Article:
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AAHA standards ensure your pet's care

TAMPA — Established 75 years ago, the American Animal Hospital Association is the only organization to accredit veterinary hospitals. Member hospitals boast the AAHA "Seal of Approval," which requires meeting approximately 900 standards of care in 18 categories.

Today, more than 3,000 veterinary hospitals have attained that status. "Yes, the standards are challenging to attain, but that's the idea," says AAHA president Dr. Anna Worth, a veterinarian in Bennington, Vt. "Pet owners know when they see it's an AAHA hospital, they're receiving excellence in veterinary care." Pet owners can look for AAHA hospitals, which typically boast a sticker on the front door and a logo on their Web sites.

"Becoming an AAHA-accredited practice isn't so easy," says Dr. J.B. Bruederle of Chicago. "For example, we had to adjust the way we control pain relief. Of course, we did what we could so the pets weren't in pain. But the AAHA standards for pain control are very specific, and there are no loopholes; there's really no excuse for an animal to suffer. Being an AAHA hospital is about excellence. From a veterinarian's perspective, getting there isn't easy, but our clients and the pets are clearly the winners."

One example of an AAHA standard of care is the dental exam. Dr. John Albers, AAHA executive director, who is based in Lakewood, Colo., explains that only a few decades ago, looking at a pet's teeth and linking periodontal disease to general health wasn't considered nearly as seriously as it is today. For starters, living with periodontal disease may be painful, though owners (particularly of cats, who can be stoic about exhibiting their discomfort) may not be aware their pet is hurting. Also, the bacteria in diseased gums can impact a pet's general health, even contributing to kidney, liver and heart disease.

Today, taking care of those stinky gums and teeth is hopefully routine, a standard of care that began in great part because of the AAHA pushing the envelope. But beyond the mere idea of doing any dental procedure, the AAHA has requirements for excellence on the way it is done, from specifics on the anesthetics used to the expertise of participating veterinary technicians.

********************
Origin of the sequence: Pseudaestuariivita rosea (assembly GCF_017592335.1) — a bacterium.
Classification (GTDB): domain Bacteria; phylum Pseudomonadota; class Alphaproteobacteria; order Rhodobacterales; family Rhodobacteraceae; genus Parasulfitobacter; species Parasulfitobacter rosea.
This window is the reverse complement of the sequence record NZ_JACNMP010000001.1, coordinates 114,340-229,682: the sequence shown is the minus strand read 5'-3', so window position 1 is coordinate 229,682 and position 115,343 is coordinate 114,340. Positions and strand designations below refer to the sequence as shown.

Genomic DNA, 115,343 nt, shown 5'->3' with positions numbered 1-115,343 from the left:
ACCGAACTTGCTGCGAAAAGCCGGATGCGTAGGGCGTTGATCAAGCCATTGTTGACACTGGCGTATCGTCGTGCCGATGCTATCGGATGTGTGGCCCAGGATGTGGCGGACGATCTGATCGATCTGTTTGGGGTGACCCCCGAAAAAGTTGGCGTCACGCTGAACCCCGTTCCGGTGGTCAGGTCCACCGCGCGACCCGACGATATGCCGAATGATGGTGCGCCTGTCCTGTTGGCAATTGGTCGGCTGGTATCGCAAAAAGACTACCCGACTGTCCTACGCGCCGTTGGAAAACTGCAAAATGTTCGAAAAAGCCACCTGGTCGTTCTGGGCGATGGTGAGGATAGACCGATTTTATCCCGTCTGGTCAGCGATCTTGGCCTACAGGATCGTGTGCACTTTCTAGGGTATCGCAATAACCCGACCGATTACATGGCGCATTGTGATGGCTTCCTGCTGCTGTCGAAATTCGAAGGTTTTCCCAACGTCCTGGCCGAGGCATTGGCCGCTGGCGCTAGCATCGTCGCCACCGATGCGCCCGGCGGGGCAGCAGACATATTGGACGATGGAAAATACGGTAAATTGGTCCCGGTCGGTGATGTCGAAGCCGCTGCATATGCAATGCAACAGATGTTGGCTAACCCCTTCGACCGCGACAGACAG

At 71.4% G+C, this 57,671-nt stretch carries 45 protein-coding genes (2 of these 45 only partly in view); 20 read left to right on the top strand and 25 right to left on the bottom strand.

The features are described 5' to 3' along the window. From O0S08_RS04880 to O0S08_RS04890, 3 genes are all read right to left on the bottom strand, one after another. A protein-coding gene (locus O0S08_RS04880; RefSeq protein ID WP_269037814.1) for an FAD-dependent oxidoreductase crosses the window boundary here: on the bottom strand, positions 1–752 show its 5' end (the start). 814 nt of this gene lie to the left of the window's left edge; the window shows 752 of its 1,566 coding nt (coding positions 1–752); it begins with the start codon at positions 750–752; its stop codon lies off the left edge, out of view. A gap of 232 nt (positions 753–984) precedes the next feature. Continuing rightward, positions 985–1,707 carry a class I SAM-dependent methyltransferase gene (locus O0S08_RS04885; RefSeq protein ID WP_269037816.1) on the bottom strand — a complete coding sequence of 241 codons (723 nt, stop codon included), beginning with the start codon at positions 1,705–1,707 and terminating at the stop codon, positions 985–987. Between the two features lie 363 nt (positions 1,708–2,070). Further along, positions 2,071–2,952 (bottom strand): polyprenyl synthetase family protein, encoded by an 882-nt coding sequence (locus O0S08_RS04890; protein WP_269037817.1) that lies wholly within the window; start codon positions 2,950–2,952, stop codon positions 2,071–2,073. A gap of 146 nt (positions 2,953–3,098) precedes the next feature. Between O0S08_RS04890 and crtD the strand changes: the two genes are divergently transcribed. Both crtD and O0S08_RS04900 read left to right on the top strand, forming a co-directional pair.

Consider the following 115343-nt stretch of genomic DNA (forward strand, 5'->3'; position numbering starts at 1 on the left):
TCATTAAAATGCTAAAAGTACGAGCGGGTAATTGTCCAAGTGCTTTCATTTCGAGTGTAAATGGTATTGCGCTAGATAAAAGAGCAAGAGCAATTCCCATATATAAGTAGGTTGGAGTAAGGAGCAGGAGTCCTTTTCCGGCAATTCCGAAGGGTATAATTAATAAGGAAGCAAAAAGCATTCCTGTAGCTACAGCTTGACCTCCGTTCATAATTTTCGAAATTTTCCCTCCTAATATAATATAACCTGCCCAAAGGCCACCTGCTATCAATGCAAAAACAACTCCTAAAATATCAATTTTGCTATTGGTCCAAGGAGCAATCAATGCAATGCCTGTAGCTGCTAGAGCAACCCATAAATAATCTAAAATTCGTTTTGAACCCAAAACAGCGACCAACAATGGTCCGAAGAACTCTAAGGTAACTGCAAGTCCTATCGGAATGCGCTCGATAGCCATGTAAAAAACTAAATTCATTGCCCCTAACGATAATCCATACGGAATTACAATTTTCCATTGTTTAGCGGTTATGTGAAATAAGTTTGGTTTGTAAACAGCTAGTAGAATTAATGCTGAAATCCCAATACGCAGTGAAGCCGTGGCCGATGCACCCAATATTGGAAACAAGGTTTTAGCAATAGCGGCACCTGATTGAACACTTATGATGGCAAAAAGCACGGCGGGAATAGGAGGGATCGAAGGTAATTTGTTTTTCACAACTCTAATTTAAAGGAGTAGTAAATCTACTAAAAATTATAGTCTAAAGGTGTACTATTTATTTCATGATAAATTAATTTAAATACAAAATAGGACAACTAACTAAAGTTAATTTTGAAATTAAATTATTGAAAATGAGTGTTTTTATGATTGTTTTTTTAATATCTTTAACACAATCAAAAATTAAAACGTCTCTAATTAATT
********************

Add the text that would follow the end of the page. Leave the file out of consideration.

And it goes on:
"Our standards are based on research and data, and they are continually evolving," says Albers. "Our standards are different today than they were a decade ago, and they will be different 10 years from now. Veterinary medicine and clients' needs are always evolving. Our goal is to get it right."

The AAHA requires continuing education exceeding what state veterinary medical associations mandate. One way veterinary professionals, including staff and technicians, can get that continuing education, or a portion of it, is at the AAHA Yearly Conference, which was held March 27-30 at the Tampa Convention Center. Some 2,200 veterinary professionals were on hand.

To become an AAHA hospital, a trained professional veterinary technician assesses the facility. Once a hospital earns accreditation, it is re-evaluated every three years.

Worth says AAHA hospitals focus on a team approach, involving everyone from veterinary technicians to the personnel who answer telephones and make appointments, and practice managers.

AAHA hospitals also help people in need. Pet owners who can demonstrate financial need may qualify for assistance through the AAHA Helping Pets Fund. A grant of up to $500 may be awarded.

"If your loved one deserves the best, your loved one deserves an AAHA hospital," says Bruederle. "I know it sounds like a billboard for an ad campaign, but it's true."

Send questions to Steve Dale, Tribune Media Services, 2225 Kenmore Ave., Suite 114, Buffalo, NY 14207 or e-mail [email protected]

AAHA standards ensure your pet's care 04/16/08 [Last modified: Thursday, October 28, 2010 10:37am]
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